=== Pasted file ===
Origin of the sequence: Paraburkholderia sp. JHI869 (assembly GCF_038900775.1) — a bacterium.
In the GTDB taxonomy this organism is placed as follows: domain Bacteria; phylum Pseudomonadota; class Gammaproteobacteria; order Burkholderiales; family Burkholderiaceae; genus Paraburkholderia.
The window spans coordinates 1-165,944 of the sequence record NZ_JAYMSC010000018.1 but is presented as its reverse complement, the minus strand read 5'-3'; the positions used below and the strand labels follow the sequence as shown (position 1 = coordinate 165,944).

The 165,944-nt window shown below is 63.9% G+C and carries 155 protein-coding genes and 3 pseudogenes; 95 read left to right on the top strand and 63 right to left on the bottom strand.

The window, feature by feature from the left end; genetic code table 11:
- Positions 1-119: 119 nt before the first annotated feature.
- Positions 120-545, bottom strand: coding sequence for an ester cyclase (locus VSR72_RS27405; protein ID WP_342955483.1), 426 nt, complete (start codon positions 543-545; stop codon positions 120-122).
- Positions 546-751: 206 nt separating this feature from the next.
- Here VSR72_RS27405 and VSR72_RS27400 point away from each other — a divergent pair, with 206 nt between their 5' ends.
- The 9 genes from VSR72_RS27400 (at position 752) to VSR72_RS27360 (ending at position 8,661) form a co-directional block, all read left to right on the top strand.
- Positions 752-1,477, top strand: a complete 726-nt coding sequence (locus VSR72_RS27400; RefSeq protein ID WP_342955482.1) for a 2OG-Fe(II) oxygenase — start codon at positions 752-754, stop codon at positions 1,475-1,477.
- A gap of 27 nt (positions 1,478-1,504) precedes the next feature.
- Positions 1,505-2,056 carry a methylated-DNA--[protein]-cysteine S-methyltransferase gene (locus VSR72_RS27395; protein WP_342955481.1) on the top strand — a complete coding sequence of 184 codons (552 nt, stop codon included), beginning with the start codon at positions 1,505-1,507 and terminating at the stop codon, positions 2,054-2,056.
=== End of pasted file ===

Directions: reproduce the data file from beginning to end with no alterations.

Origin of the sequence: Paraburkholderia sp. JHI869 (assembly GCF_038900775.1) — a bacterium.
In the GTDB taxonomy this organism is placed as follows: domain Bacteria; phylum Pseudomonadota; class Gammaproteobacteria; order Burkholderiales; family Burkholderiaceae; genus Paraburkholderia.
The window spans coordinates 1-165,944 of the sequence record NZ_JAYMSC010000018.1 but is presented as its reverse complement, the minus strand read 5'-3'; the positions used below and the strand labels follow the sequence as shown (position 1 = coordinate 165,944).

The 165,944-nt window shown below is 63.9% G+C and carries 155 protein-coding genes and 3 pseudogenes; 95 read left to right on the top strand and 63 right to left on the bottom strand.

The window, feature by feature from the left end; genetic code table 11:
- Positions 1-119: 119 nt before the first annotated feature.
- Positions 120-545, bottom strand: coding sequence for an ester cyclase (locus VSR72_RS27405; protein ID WP_342955483.1), 426 nt, complete (start codon positions 543-545; stop codon positions 120-122).
- Positions 546-751: 206 nt separating this feature from the next.
- Here VSR72_RS27405 and VSR72_RS27400 point away from each other — a divergent pair, with 206 nt between their 5' ends.
- The 9 genes from VSR72_RS27400 (at position 752) to VSR72_RS27360 (ending at position 8,661) form a co-directional block, all read left to right on the top strand.
- Positions 752-1,477, top strand: a complete 726-nt coding sequence (locus VSR72_RS27400; RefSeq protein ID WP_342955482.1) for a 2OG-Fe(II) oxygenase — start codon at positions 752-754, stop codon at positions 1,475-1,477.
- A gap of 27 nt (positions 1,478-1,504) precedes the next feature.
- Positions 1,505-2,056 carry a methylated-DNA--[protein]-cysteine S-methyltransferase gene (locus VSR72_RS27395; protein WP_342955481.1) on the top strand — a complete coding sequence of 184 codons (552 nt, stop codon included), beginning with the start codon at positions 1,505-1,507 and terminating at the stop codon, positions 2,054-2,056.